6 Common Emotional Stages of Divorce

Emotional stages of grief you will experience as a result of your divorce.

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Everyone will react differently to divorce. There are common emotional stages you will go through, though, when experiencing divorce. 

Stages much like those we experience when you grieve the death of a loved one. Knowing what to expect will help you find your way through the stages but nothing takes the negative feelings away.

Just like with grief of any kind it is common to move back and forth between the stages.

You may find some of the stages easier to navigate than others. The thing to remember is that you eventually make your way through to healing and hope.

 

Why do People Grieve After a Divorce?

 

Why will you grieve the loss of your marriage? There are three reasons you’ll experience the grieving process during and after your divorce.

1. Because you either still love your spouse or, at one time you loved your spouse. Loving someone means you were attached to that person being part of your daily life. Losing a spouse via divorce is equal to losing a spouse to death.

2. Your spouse, for years, was someone you could count on. You both gave and received many things from each other and your relationship. Due to divorce, you are losing both the physical and emotional aspects of the relationship you had with your spouse and came to depend on. Sexually intimacy will come to an end, emotional support with from your spouse will become a thing of the past.

3. Lifestyle changes you will experience due to your divorce will cause grief also. You shared a home and family together. You had plans, hopes, and dreams. Whether the relationship was stable or not, divorce means giving up the lifestyle you lived with your spouse and adjusting to dramatic changes in your life.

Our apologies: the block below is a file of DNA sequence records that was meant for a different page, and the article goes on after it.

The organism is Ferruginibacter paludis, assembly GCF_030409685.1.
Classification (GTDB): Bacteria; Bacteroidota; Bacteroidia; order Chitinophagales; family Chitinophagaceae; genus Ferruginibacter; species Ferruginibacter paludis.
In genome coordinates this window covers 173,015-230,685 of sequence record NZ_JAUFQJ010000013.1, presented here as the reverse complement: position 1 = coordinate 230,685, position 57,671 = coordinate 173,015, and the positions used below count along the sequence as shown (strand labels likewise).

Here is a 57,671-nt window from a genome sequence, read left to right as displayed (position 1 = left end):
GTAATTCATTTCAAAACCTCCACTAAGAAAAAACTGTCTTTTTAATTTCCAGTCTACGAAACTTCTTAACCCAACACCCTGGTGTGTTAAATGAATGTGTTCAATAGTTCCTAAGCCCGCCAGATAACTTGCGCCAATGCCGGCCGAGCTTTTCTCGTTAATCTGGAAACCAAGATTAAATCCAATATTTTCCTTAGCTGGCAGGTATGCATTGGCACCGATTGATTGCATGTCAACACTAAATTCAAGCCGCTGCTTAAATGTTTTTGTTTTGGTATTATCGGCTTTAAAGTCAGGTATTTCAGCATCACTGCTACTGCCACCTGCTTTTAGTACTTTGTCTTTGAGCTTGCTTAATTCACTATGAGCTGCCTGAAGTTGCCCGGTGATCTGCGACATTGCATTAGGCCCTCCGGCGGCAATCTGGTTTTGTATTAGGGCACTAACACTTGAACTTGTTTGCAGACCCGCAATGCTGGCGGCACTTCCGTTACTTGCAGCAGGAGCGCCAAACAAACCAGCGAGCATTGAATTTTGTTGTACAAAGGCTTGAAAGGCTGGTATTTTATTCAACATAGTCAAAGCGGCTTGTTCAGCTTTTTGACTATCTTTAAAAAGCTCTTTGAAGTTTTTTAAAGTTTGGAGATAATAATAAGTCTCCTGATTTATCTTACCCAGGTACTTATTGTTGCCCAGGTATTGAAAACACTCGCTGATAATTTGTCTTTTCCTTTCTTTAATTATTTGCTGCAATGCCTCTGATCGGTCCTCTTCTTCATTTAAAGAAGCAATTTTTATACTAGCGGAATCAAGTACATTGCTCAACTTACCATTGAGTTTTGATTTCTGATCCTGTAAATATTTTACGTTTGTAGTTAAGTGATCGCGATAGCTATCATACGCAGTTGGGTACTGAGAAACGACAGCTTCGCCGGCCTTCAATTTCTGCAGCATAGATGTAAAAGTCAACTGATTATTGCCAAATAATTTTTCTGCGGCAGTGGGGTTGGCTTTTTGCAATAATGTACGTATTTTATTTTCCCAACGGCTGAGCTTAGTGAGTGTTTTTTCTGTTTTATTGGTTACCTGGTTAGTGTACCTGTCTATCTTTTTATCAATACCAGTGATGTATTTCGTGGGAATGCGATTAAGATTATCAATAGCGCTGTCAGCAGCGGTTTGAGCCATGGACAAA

6 Emotional Stages of Divorce:

 

1. Denial:

You find it hard to believe this is happening to you. You refuse to accept that the relationship is over and struggle with trying to find solutions to the marital problems. You will spend time believing that if you do or say the right thing your spouse will come home. You hate feeling out of control of the destiny of your marriage. You will be convinced that divorce is not the   solution to the marital problems.

I had a client who remained in the denial stage for over a year. She told no one at her church that she was divorcing. She kept it a secret from her fellow teachers at the school where she taught. She held on tightly to the hope that her husband would come home and her friends and colleagues would never have to know there had been marital problems. 

Denial is a powerful coping tool some use to keep from facing the reality of their situation. 

2. Shock:

You will feel panic, rage, and numbness or like you are going crazy. You will swing between despair that your marriage is over and hope that it will be restored. It will seem impossible to cope with these feelings

You will experience some common fears when thinking about your future alone.